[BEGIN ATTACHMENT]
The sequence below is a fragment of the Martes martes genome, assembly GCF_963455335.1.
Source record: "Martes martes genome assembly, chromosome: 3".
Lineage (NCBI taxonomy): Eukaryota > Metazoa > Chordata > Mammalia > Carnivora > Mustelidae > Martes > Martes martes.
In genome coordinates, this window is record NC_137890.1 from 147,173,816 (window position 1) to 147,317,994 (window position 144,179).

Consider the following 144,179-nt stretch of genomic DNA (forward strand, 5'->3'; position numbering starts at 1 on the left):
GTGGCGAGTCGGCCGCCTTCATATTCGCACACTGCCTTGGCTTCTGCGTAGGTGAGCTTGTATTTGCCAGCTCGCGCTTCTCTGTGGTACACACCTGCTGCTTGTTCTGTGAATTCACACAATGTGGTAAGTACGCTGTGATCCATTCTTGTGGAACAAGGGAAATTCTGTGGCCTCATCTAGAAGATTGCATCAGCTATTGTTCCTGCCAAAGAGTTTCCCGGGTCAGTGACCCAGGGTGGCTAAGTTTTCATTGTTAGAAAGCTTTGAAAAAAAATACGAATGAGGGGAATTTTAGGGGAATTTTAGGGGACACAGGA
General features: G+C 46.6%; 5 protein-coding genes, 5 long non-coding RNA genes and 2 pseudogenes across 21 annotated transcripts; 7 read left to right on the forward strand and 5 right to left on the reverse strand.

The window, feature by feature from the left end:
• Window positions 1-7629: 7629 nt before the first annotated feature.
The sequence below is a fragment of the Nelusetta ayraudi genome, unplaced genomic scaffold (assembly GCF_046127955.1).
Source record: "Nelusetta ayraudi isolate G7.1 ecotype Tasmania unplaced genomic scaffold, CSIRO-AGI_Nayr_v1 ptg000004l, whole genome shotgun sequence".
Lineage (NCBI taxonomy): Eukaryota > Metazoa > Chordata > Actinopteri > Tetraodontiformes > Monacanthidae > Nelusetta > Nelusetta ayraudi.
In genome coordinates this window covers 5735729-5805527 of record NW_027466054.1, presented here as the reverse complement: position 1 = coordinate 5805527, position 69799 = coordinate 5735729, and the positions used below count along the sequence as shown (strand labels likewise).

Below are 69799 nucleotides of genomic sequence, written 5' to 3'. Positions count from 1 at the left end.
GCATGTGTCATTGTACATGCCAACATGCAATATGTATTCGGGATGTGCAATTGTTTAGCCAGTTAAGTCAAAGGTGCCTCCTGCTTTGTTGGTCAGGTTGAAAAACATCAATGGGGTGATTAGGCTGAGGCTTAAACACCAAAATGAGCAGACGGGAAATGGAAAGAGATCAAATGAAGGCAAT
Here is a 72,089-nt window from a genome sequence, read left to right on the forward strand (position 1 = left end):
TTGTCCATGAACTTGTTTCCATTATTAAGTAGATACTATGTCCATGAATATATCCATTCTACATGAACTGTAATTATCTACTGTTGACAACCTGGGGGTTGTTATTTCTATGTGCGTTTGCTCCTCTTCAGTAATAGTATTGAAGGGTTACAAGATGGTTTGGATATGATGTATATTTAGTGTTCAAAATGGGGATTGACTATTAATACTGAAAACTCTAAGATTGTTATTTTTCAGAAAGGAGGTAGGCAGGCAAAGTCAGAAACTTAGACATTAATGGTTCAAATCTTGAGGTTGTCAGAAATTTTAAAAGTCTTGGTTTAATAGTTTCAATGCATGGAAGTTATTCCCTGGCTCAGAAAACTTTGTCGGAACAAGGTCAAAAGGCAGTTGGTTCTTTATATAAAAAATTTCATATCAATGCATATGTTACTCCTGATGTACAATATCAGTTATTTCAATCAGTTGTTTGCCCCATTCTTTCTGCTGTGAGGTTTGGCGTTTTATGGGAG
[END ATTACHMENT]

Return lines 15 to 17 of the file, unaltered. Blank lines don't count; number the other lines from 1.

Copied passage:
GCATGTGTCATTGTACATGCCAACATGCAATATGTATTCGGGATGTGCAATTGTTTAGCCAGTTAAGTCAAAGGTGCCTCCTGCTTTGTTGGTCAGGTTGAAAAACATCAATGGGGTGATTAGGCTGAGGCTTAAACACCAAAATGAGCAGACGGGAAATGGAAAGAGATCAAATGAAGGCAAT
Here is a 72,089-nt window from a genome sequence, read left to right on the forward strand (position 1 = left end):
TTGTCCATGAACTTGTTTCCATTATTAAGTAGATACTATGTCCATGAATATATCCATTCTACATGAACTGTAATTATCTACTGTTGACAACCTGGGGGTTGTTATTTCTATGTGCGTTTGCTCCTCTTCAGTAATAGTATTGAAGGGTTACAAGATGGTTTGGATATGATGTATATTTAGTGTTCAAAATGGGGATTGACTATTAATACTGAAAACTCTAAGATTGTTATTTTTCAGAAAGGAGGTAGGCAGGCAAAGTCAGAAACTTAGACATTAATGGTTCAAATCTTGAGGTTGTCAGAAATTTTAAAAGTCTTGGTTTAATAGTTTCAATGCATGGAAGTTATTCCCTGGCTCAGAAAACTTTGTCGGAACAAGGTCAAAAGGCAGTTGGTTCTTTATATAAAAAATTTCATATCAATGCATATGTTACTCCTGATGTACAATATCAGTTATTTCAATCAGTTGTTTGCCCCATTCTTTCTGCTGTGAGGTTTGGCGTTTTATGGGAG